Following up on last week’s post regarding how to select your investors for early seed stage financing, we next turn to the tough and nuanced question of choosing between equity and debt, as you must be asking yourself: Should I sell convertible debt or equity (seed preferred)?
While there are pros and cons to each, this is a difficult topic to summarize in only a few paragraphs, so the topic warrants a deeper conversation with your legal counsel. For the tip of the iceberg, here are a few pluses and minuses to each choice, starting this week with an analysis of convertible debt. We’ll follow up in the third and final installation of this blog post series next week with the counterpoint to today’s discussion of debt.
What is convertible debt? Convertible debt is technically and typically an unsecured loan made by an investor to the company, evidenced by a “convertible note” where the invested debt converts into equity (preferred stock, typically the Series A) at a price discounted (typically ranging from 25% – 10%) to the price paid (the valuation ascribed) at the first “qualified” preferred stock financing following the issuance of the convertible note. A qualified financing occurs when a certain minimum amount of preferred stock is sold, so the convertible note holder can rest assured it’s a bona fide, arms-length valuation paid by the preferred investor(s). I should add that, in lieu of the discount referenced above, some note investors prefer an equity warrant kicker, a warrant issued to the note holder to purchase a certain number of shares of common (or future preferred) stock.
Advantages: The company can defer negotiating many of the “hard” points such as valuation, board composition, and a whole host of typical investor rights negotiated in a preferred stock financing. Convertible debt financings are easy to prepare documentation for, easy to explain to investors, comparatively inexpensive in terms of legal fees/cost, and fast to close.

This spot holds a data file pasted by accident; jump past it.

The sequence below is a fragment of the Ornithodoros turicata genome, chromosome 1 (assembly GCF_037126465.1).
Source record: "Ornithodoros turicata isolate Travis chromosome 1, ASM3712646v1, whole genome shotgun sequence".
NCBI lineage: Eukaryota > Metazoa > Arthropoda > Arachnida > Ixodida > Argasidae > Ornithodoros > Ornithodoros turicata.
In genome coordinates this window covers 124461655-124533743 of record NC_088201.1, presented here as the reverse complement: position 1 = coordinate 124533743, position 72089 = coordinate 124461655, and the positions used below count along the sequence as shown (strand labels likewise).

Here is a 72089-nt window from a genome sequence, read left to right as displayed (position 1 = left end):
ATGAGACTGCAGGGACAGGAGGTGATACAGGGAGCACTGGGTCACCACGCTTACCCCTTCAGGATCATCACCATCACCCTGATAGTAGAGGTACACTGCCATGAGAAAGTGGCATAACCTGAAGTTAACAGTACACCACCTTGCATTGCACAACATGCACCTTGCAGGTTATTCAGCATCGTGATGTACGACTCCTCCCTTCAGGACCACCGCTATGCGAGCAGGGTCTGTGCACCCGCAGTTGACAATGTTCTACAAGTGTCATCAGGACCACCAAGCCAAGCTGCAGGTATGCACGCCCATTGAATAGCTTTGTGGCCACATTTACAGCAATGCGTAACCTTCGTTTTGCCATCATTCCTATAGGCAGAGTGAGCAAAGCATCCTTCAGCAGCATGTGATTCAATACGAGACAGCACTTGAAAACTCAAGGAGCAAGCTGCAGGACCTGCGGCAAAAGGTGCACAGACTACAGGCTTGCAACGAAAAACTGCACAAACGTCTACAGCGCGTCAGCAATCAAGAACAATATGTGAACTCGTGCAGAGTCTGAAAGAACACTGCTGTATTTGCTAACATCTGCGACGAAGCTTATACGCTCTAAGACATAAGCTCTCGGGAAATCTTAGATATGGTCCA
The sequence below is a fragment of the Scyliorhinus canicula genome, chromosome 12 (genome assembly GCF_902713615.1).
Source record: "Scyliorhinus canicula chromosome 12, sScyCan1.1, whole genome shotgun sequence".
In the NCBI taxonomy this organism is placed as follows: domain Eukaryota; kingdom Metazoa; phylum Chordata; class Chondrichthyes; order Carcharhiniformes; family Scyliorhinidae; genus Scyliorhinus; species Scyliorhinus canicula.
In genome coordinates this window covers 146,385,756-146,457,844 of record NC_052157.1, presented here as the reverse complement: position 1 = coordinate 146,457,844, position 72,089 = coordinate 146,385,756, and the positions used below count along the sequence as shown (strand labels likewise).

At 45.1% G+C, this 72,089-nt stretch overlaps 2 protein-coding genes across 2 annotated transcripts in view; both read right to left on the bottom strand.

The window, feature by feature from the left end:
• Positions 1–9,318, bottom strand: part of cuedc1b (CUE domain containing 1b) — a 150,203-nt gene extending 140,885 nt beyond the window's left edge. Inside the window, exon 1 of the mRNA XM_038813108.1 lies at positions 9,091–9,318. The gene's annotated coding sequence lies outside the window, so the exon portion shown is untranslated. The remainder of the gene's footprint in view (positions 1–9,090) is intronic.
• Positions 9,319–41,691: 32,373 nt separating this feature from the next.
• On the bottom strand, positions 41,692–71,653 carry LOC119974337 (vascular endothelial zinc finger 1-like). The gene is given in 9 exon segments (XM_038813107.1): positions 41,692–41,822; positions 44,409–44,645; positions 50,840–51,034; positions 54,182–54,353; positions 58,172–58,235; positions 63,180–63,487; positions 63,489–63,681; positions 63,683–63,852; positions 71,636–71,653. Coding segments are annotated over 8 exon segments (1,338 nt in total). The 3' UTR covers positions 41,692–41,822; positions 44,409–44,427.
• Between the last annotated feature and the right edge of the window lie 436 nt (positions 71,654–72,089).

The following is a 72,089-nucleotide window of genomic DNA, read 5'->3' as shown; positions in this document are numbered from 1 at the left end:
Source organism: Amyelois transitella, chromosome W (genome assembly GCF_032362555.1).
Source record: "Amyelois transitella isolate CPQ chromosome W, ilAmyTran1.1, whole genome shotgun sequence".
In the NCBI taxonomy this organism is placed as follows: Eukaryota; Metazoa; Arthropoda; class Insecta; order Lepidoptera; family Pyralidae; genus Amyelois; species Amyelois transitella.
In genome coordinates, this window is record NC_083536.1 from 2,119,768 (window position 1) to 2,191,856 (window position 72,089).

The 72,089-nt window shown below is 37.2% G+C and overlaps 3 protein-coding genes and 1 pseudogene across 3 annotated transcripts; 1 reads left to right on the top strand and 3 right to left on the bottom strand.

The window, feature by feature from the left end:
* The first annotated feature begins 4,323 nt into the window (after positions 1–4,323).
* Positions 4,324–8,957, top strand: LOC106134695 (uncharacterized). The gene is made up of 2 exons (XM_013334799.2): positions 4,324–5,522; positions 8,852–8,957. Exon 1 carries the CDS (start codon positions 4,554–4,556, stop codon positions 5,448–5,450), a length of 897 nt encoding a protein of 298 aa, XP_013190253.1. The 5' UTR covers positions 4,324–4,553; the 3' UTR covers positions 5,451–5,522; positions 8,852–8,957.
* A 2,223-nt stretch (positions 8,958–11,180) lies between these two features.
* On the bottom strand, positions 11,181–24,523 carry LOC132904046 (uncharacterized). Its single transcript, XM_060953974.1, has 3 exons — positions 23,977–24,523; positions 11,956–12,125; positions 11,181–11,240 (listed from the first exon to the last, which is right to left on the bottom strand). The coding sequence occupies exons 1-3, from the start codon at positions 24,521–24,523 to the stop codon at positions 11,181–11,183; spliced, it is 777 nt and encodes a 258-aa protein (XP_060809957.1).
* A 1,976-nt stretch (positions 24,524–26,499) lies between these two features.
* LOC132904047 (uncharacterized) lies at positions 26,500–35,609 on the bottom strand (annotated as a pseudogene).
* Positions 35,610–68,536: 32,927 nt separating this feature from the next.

Disadvantages: Interest on the principal accrues. Pressure will mount to close on a certain minimum preferred stock financing during the term of the notes (usually 18 months to 2 years), and if none, the company may have to repay the notes or be in default (although there are ways to address this). Also, as noted in next week’s post as an advantage to an equity round, convertible note investors and the company arguably have misaligned interests; a lower valuation for the Series A round is rationally in the best interest of the convertible note holders because their debt conversion is based on that future preferred round valuation. Of course, the company wants assistance and connections from its early investors, which bumps up against this convertible note investor interest. A price cap can address this last point to some extent.